DeLong claims Burkons denied these allegations several times when asked by her directly. She ultimately proved Burkons had been posting under the alias “Shiva Kind” when she connected the email address associated with the Facebook account to Burkons’ cell phone number.

“This is what is the most important thing at the end of the day, Mr. Burkons posed as an African American,” DeLong said. “There is no world where that is OK. Period. That is what I am most disturbed and concerned about.”

DeLong said she decided to come forward after remaining silent for nine months because of council’s decision to censure Burkons at its Aug. 17 meeting for intimidation of a resident.

“I couldn’t let him do this to another resident,” DeLong said. “I know the pain. I know the stress and I know his retaliation tactic. So it was in that moment that I realized I am comfortable enough, I am strong enough right now and I can speak about it, because I could not let him do it to another resident.”

When speaking with the CJN on Sept. 11, Janovitz described DeLong’s comments as totally unexpected.

“I would imagine nobody (on council) knew about it,” Janovitz said. “I don’t know Jillian all that well, so I was certainly surprised, and honestly, I felt a little badly for Mike, only because I’m sure that he didn’t expect it. I had heard and known that he had done similar things in the past, but it’s not my place to say anything.”

Pasch also said he was unaware of DeLong’s plans to speak at the meeting.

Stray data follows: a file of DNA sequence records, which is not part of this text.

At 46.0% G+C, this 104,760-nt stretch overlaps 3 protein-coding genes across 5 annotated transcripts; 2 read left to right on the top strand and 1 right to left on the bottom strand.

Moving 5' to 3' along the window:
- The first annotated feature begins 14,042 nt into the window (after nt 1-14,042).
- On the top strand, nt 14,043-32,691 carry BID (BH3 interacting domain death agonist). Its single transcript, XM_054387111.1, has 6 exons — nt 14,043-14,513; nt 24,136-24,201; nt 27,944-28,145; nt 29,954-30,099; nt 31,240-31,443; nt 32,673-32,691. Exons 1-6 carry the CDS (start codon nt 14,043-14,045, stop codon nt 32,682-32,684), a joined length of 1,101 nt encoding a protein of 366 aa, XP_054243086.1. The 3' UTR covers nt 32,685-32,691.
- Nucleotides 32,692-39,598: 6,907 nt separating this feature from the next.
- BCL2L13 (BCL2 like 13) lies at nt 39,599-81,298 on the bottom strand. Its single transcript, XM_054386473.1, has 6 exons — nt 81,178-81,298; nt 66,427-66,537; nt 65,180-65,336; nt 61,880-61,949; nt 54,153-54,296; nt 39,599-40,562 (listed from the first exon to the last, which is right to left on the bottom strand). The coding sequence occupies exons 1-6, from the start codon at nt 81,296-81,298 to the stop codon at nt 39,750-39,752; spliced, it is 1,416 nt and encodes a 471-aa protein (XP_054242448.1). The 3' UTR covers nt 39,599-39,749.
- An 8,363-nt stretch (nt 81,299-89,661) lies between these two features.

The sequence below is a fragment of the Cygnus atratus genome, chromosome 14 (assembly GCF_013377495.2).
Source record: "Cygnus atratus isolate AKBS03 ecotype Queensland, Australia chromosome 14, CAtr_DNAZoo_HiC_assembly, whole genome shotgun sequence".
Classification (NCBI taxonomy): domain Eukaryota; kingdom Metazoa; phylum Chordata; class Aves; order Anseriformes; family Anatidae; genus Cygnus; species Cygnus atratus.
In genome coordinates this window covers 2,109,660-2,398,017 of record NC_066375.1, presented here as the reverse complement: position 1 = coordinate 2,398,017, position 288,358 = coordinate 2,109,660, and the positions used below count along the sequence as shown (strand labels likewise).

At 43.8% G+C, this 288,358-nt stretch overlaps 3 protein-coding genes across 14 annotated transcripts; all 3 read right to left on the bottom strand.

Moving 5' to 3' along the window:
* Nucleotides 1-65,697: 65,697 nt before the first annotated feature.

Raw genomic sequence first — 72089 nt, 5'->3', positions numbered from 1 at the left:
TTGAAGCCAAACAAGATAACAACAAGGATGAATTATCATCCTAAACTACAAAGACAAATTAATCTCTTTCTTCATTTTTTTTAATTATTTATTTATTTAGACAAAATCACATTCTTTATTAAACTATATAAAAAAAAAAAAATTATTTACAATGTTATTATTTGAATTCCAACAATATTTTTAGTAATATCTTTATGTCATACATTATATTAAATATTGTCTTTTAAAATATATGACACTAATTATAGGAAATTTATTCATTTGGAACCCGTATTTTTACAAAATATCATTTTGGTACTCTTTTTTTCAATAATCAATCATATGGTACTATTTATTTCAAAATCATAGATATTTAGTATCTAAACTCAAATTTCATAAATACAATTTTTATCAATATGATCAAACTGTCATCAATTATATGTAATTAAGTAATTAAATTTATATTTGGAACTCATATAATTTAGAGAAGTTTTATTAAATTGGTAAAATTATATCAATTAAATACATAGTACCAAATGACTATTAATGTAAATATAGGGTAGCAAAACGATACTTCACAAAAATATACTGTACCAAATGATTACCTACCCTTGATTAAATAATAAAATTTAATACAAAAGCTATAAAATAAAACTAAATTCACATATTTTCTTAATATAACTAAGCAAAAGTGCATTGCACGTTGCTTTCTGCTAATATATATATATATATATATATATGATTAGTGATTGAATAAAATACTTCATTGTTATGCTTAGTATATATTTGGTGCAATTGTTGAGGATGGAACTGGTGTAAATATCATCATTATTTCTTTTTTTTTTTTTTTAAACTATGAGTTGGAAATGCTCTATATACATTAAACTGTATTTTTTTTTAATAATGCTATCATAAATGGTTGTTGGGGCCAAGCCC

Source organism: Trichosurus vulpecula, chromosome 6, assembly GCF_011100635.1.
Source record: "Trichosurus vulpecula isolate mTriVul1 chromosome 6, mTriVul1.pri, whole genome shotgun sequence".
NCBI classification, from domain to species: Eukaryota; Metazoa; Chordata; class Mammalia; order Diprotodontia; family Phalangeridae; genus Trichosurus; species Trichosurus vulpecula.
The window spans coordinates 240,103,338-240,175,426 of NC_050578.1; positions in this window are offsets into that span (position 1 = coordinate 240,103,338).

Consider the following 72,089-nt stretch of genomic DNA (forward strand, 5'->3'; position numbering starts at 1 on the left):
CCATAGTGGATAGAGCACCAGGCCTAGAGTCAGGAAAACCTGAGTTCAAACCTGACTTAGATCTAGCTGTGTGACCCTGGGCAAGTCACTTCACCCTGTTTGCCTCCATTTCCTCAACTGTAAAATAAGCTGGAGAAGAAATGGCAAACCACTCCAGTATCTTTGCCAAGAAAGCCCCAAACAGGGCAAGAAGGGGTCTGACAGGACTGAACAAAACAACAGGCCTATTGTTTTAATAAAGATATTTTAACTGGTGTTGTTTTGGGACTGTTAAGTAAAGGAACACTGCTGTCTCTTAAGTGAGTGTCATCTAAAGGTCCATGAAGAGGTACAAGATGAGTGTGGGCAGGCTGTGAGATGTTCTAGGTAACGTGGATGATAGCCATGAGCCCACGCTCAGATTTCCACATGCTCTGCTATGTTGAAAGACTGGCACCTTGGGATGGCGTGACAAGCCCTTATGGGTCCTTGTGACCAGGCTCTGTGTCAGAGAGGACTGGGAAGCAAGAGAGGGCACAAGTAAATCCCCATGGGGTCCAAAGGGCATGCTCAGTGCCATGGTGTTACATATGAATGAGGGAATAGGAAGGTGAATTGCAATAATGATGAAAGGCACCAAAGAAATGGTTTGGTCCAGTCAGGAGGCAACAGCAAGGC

“My only thought when Mrs. DeLong was speaking was that I feel terrible for her that she was attacked in that manner and that there’s no place for that as an elected representative or candidate or as a resident,” Pasch told the CJN on Sept. 11.

Burkons said he believes DeLong was pressured by Pasch to come forward.

However, DeLong maintains she did not speak with any members of council before the meeting and said she instead reached out to the clerk of courts who instructed her on how to make a public remark.

“Everyone knows that James got Jill to come and speak out and rehash the thing from last year,” Burkons said in an unsolicited email sent to the CJN on Sept. 12. “Someone needs to ask them who they thought benefited from this. Sure it makes me look bad for the mistake I made last year, but it also makes Jill look terrible, James look terrible, but even worse, this makes the entire city and the schools look awful. All because James wants to take me down a notch because he is upset that people have been calling for him to step down over the way we allowed the city to handle the police shooting.”

In response, Pasch said, “I know Mike wants this story to be about me, or council, or anything other than his own actions. I had nothing to do with this and it’s insulting to suggest that a strong woman like Jillian wouldn’t be able to make her own decisions.

“I didn’t tell or ask Jillian to do anything and I certainly never told Mike to masquerade as a Black parent online to try and intimidate people. I do agree with Mike on one thing, however, that it reflects very poorly on our community when an elected official or candidate behaves this way.”